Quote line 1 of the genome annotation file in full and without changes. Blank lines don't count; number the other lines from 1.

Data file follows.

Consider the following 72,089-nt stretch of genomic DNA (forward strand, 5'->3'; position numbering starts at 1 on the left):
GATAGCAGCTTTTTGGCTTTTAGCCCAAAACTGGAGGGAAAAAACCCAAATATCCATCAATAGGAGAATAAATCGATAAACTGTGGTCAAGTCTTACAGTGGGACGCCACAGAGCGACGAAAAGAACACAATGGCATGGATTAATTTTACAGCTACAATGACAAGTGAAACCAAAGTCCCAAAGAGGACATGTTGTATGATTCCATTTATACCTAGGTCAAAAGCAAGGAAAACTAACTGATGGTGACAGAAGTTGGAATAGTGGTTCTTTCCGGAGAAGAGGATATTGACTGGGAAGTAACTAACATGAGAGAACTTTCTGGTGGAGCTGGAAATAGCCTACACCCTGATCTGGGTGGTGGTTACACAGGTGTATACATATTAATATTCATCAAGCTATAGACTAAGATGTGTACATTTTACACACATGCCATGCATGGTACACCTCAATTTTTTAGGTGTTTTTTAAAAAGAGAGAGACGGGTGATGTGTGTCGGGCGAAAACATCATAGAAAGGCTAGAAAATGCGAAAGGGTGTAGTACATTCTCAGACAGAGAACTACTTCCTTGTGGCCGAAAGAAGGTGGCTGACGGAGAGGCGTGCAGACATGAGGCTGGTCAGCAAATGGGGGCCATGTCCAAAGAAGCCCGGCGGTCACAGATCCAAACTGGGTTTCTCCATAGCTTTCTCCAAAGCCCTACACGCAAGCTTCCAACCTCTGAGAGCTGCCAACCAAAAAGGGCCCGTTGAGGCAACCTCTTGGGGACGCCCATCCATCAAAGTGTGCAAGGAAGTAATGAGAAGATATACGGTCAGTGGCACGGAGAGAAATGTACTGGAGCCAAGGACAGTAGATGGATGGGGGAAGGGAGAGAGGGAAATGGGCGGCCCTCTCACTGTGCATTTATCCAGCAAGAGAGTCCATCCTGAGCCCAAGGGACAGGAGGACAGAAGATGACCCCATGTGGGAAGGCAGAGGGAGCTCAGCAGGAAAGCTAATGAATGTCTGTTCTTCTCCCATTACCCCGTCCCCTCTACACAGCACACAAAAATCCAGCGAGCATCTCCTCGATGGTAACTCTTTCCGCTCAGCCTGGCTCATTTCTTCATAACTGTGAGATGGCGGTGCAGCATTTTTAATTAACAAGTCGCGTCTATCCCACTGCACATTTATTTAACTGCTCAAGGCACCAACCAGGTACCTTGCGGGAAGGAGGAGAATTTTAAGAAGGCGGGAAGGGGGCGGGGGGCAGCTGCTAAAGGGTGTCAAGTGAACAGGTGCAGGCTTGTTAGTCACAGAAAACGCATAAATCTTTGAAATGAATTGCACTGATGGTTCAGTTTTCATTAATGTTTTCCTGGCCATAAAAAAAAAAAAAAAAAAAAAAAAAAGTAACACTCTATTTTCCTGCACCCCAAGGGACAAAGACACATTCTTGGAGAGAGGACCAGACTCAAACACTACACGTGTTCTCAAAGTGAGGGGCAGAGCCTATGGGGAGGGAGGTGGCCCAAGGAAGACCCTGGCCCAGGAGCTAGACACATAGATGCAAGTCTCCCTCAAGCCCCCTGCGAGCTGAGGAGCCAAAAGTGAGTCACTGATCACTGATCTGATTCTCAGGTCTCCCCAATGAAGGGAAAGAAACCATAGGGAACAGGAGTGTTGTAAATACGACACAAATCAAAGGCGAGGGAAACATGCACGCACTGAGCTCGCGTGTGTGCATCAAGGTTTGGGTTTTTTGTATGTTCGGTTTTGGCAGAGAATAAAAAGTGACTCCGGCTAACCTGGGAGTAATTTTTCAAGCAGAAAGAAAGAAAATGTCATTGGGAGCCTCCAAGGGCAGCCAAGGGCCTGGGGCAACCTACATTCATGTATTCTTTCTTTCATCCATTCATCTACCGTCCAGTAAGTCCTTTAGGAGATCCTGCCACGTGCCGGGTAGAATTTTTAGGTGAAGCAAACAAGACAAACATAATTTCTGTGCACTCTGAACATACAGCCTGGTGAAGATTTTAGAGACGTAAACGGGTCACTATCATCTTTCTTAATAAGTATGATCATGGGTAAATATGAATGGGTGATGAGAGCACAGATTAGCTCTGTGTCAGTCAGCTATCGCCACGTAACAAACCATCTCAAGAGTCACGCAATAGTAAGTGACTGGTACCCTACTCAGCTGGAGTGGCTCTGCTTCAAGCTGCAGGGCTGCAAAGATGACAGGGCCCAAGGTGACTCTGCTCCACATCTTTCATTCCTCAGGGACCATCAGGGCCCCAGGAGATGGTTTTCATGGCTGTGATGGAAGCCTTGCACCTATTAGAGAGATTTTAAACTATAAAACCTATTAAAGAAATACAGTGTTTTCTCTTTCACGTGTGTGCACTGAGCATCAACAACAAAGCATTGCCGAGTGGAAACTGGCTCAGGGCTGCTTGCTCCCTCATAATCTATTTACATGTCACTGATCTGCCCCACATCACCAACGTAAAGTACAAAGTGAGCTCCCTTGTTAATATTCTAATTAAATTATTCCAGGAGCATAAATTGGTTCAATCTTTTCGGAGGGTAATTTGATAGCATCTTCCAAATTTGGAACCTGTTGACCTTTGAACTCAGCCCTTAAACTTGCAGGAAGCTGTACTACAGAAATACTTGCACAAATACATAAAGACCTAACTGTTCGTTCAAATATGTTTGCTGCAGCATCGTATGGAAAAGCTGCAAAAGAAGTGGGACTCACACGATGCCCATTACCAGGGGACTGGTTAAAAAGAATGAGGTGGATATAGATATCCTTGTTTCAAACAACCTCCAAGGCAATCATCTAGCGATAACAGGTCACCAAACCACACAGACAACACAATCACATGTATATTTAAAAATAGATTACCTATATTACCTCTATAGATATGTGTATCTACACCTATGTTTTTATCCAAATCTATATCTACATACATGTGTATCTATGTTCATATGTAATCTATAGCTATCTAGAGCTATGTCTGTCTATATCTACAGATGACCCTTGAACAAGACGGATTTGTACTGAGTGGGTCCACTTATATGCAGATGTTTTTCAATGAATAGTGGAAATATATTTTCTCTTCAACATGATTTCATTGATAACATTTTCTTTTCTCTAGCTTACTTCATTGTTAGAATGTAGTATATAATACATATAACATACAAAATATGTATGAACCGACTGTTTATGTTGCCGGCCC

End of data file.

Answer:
Consider the following 72,089-nt stretch of genomic DNA (forward strand, 5'->3'; position numbering starts at 1 on the left):